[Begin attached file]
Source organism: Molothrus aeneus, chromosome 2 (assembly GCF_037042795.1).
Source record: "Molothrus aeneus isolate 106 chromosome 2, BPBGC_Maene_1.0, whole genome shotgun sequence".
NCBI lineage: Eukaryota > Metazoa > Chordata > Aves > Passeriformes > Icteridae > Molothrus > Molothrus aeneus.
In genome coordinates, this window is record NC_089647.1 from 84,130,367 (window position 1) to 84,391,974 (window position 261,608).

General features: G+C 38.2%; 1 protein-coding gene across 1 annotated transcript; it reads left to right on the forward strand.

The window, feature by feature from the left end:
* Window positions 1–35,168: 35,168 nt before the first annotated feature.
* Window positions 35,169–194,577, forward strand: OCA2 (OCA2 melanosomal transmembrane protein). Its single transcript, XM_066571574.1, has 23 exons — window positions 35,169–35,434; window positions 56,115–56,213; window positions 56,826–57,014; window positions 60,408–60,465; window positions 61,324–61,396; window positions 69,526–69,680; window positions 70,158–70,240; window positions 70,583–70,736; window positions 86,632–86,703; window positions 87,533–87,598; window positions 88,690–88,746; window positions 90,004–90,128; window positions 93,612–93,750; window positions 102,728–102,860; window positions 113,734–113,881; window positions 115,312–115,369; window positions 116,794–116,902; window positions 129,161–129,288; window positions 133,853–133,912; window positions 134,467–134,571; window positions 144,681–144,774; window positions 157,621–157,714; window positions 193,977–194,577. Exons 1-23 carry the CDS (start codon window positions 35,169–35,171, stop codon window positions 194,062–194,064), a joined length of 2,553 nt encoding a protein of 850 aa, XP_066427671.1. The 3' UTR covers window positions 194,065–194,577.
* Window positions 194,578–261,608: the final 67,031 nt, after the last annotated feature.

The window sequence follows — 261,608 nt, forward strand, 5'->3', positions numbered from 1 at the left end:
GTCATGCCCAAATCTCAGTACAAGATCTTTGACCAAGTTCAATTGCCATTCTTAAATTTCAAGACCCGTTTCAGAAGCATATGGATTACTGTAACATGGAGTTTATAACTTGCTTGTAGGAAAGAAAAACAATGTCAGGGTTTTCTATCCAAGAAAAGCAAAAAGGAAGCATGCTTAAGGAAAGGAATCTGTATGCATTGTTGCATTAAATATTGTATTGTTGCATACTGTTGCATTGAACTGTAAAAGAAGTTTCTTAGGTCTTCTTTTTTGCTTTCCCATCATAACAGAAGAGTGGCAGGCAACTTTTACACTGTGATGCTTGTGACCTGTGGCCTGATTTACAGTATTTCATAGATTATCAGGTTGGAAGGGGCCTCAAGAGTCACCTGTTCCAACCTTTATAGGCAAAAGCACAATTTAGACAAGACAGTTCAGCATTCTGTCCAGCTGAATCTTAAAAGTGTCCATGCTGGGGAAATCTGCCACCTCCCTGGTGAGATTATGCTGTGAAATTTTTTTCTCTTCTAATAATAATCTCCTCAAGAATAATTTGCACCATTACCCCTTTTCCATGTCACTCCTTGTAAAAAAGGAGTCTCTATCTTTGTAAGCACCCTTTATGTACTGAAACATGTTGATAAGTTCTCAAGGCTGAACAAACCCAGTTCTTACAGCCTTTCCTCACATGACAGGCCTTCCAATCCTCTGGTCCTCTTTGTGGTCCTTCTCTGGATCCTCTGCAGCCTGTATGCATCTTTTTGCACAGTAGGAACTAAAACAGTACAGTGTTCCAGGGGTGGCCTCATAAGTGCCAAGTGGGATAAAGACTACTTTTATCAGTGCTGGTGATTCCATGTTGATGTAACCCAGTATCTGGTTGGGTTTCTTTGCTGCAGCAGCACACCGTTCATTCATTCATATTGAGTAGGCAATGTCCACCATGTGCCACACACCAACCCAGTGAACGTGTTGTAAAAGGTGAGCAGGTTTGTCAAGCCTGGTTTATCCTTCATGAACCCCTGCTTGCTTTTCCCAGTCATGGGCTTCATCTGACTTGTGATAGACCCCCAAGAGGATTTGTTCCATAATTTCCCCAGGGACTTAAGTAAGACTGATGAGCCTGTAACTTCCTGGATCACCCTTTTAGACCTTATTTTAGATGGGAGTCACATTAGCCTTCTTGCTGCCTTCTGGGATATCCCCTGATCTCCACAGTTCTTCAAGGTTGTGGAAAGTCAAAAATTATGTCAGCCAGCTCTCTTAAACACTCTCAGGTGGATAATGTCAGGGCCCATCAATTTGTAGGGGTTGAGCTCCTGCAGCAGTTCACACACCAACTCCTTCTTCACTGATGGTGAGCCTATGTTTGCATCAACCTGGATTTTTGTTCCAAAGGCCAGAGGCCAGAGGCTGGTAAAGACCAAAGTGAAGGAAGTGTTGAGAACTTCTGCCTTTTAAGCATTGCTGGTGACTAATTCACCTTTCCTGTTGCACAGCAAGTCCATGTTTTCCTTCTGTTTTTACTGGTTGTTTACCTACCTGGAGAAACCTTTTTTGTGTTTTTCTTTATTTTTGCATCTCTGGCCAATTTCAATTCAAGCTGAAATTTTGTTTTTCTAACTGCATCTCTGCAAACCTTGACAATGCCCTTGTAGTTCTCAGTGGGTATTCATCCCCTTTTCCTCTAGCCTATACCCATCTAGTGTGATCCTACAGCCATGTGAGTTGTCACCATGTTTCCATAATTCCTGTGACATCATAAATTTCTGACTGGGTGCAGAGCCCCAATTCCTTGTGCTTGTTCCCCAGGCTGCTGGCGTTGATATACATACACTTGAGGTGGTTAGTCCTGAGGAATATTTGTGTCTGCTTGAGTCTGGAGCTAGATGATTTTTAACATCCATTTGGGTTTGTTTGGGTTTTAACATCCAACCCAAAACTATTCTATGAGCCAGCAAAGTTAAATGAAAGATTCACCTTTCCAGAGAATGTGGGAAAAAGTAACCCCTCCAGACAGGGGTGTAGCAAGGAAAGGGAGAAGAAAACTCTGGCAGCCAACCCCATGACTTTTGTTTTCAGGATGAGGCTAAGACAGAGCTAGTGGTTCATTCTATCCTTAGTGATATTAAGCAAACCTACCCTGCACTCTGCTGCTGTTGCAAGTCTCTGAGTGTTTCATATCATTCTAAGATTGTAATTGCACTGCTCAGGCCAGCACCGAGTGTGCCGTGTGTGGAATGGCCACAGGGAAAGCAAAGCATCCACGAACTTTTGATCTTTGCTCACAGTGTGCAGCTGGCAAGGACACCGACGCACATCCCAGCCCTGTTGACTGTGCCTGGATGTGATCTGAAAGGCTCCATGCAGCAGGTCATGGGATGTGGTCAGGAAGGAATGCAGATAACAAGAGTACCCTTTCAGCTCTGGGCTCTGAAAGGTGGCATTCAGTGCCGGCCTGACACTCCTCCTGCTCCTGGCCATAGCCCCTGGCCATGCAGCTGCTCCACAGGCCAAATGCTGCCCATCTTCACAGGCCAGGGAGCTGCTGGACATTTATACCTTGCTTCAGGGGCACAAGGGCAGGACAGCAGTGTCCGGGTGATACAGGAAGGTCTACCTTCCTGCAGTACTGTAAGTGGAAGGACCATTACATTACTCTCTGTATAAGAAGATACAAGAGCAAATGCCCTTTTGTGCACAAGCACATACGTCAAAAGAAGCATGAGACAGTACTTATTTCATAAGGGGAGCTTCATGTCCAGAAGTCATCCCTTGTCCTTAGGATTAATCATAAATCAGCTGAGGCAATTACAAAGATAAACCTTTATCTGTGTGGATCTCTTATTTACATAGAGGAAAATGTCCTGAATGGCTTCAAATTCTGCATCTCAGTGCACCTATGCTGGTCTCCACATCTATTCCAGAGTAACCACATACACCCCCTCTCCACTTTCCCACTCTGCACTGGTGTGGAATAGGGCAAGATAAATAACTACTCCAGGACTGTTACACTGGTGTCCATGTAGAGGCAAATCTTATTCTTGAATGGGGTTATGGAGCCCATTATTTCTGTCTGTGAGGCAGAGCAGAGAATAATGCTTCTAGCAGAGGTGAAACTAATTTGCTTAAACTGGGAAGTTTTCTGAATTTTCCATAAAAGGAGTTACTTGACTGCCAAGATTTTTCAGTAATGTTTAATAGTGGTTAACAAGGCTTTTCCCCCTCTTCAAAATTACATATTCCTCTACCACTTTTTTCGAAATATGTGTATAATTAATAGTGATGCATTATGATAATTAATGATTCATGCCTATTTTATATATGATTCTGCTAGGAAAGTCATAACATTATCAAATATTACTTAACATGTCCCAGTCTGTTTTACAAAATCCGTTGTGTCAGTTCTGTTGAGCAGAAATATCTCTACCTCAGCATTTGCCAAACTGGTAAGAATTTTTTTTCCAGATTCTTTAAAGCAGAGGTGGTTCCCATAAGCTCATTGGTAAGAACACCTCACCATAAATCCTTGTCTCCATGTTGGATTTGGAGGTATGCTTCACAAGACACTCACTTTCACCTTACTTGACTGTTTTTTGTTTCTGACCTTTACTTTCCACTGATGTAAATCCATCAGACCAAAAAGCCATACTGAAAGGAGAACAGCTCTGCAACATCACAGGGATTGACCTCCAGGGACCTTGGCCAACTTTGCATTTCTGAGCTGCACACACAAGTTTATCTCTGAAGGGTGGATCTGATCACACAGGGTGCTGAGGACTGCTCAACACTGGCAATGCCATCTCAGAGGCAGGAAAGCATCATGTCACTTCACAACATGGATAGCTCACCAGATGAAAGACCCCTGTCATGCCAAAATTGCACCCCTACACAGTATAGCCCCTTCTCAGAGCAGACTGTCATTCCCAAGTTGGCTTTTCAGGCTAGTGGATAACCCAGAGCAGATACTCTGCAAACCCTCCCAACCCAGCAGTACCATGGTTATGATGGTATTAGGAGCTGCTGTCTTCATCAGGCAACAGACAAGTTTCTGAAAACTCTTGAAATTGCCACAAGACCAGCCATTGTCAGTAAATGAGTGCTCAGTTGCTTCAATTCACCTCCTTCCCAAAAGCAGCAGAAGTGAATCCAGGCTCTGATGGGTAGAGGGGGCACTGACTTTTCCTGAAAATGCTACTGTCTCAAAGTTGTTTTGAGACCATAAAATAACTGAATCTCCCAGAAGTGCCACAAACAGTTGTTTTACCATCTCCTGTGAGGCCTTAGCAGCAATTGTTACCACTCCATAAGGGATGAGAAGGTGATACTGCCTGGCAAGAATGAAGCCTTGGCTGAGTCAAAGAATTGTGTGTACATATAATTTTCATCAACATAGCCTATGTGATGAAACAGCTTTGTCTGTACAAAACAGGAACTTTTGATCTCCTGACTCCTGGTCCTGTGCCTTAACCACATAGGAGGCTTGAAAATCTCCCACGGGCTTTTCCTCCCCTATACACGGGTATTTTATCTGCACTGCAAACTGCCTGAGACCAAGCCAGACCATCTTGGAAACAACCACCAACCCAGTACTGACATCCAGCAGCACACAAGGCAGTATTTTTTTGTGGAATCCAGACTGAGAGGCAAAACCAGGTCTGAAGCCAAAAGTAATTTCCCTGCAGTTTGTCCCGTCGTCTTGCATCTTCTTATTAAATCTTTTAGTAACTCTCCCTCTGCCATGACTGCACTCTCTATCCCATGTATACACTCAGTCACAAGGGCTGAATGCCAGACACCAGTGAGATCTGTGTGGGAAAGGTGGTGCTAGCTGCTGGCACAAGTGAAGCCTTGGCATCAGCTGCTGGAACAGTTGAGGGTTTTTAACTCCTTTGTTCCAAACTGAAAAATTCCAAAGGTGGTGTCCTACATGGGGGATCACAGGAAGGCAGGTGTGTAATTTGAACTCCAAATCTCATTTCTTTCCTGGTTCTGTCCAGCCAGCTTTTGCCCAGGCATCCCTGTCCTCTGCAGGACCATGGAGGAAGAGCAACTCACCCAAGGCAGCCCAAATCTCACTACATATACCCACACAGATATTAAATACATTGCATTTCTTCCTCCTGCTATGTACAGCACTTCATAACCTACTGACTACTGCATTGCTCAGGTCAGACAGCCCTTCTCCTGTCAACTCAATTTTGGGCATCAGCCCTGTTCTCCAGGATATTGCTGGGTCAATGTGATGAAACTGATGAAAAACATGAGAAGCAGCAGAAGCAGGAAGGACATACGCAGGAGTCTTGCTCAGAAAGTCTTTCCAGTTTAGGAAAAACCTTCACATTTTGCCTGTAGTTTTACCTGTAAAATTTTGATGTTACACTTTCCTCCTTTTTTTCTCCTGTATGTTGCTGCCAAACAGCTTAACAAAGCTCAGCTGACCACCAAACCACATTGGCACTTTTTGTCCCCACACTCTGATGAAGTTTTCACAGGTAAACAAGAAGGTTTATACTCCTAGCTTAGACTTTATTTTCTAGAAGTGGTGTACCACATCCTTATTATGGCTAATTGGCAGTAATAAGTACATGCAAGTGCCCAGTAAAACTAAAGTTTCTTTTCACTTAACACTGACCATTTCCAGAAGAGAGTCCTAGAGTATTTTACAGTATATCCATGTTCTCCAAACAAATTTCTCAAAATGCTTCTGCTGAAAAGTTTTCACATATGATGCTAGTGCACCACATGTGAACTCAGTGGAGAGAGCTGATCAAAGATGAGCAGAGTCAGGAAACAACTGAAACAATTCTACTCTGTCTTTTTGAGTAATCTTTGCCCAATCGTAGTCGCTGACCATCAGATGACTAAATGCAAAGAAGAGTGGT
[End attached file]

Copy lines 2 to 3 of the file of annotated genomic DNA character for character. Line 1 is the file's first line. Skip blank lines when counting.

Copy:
Source record: "Molothrus aeneus isolate 106 chromosome 2, BPBGC_Maene_1.0, whole genome shotgun sequence".
NCBI lineage: Eukaryota > Metazoa > Chordata > Aves > Passeriformes > Icteridae > Molothrus > Molothrus aeneus.